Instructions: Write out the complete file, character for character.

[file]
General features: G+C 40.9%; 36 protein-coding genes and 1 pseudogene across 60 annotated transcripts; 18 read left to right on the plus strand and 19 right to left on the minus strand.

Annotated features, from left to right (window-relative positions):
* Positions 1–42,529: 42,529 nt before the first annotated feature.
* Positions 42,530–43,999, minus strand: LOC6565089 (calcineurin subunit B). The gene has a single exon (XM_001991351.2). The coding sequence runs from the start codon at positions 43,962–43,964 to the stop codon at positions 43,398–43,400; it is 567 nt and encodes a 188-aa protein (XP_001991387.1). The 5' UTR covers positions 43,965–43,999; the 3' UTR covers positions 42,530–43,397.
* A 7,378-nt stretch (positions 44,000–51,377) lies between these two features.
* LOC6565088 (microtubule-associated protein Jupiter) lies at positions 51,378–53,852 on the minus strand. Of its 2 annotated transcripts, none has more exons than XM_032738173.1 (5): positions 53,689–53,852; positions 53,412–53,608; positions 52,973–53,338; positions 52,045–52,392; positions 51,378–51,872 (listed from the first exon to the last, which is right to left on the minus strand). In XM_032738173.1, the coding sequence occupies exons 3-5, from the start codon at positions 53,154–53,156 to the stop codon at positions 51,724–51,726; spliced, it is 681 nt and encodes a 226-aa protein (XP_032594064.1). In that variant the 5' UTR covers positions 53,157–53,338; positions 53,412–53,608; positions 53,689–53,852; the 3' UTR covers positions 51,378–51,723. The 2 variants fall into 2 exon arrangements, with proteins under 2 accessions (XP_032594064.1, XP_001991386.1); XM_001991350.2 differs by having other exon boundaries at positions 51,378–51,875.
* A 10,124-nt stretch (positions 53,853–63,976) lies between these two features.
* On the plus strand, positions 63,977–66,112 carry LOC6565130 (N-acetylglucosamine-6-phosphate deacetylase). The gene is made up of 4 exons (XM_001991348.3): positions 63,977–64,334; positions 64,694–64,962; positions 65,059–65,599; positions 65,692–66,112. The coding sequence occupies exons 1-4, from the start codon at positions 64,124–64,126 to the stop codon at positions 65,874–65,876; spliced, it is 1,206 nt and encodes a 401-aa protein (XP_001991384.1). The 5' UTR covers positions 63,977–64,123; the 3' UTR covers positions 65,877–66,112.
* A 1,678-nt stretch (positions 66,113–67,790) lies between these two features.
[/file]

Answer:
General features: G+C 40.9%; 36 protein-coding genes and 1 pseudogene across 60 annotated transcripts; 18 read left to right on the plus strand and 19 right to left on the minus strand.

Annotated features, from left to right (window-relative positions):
* Positions 1–42,529: 42,529 nt before the first annotated feature.
* Positions 42,530–43,999, minus strand: LOC6565089 (calcineurin subunit B). The gene has a single exon (XM_001991351.2). The coding sequence runs from the start codon at positions 43,962–43,964 to the stop codon at positions 43,398–43,400; it is 567 nt and encodes a 188-aa protein (XP_001991387.1). The 5' UTR covers positions 43,965–43,999; the 3' UTR covers positions 42,530–43,397.
* A 7,378-nt stretch (positions 44,000–51,377) lies between these two features.
* LOC6565088 (microtubule-associated protein Jupiter) lies at positions 51,378–53,852 on the minus strand. Of its 2 annotated transcripts, none has more exons than XM_032738173.1 (5): positions 53,689–53,852; positions 53,412–53,608; positions 52,973–53,338; positions 52,045–52,392; positions 51,378–51,872 (listed from the first exon to the last, which is right to left on the minus strand). In XM_032738173.1, the coding sequence occupies exons 3-5, from the start codon at positions 53,154–53,156 to the stop codon at positions 51,724–51,726; spliced, it is 681 nt and encodes a 226-aa protein (XP_032594064.1). In that variant the 5' UTR covers positions 53,157–53,338; positions 53,412–53,608; positions 53,689–53,852; the 3' UTR covers positions 51,378–51,723. The 2 variants fall into 2 exon arrangements, with proteins under 2 accessions (XP_032594064.1, XP_001991386.1); XM_001991350.2 differs by having other exon boundaries at positions 51,378–51,875.
* A 10,124-nt stretch (positions 53,853–63,976) lies between these two features.
* On the plus strand, positions 63,977–66,112 carry LOC6565130 (N-acetylglucosamine-6-phosphate deacetylase). The gene is made up of 4 exons (XM_001991348.3): positions 63,977–64,334; positions 64,694–64,962; positions 65,059–65,599; positions 65,692–66,112. The coding sequence occupies exons 1-4, from the start codon at positions 64,124–64,126 to the stop codon at positions 65,874–65,876; spliced, it is 1,206 nt and encodes a 401-aa protein (XP_001991384.1). The 5' UTR covers positions 63,977–64,123; the 3' UTR covers positions 65,877–66,112.
* A 1,678-nt stretch (positions 66,113–67,790) lies between these two features.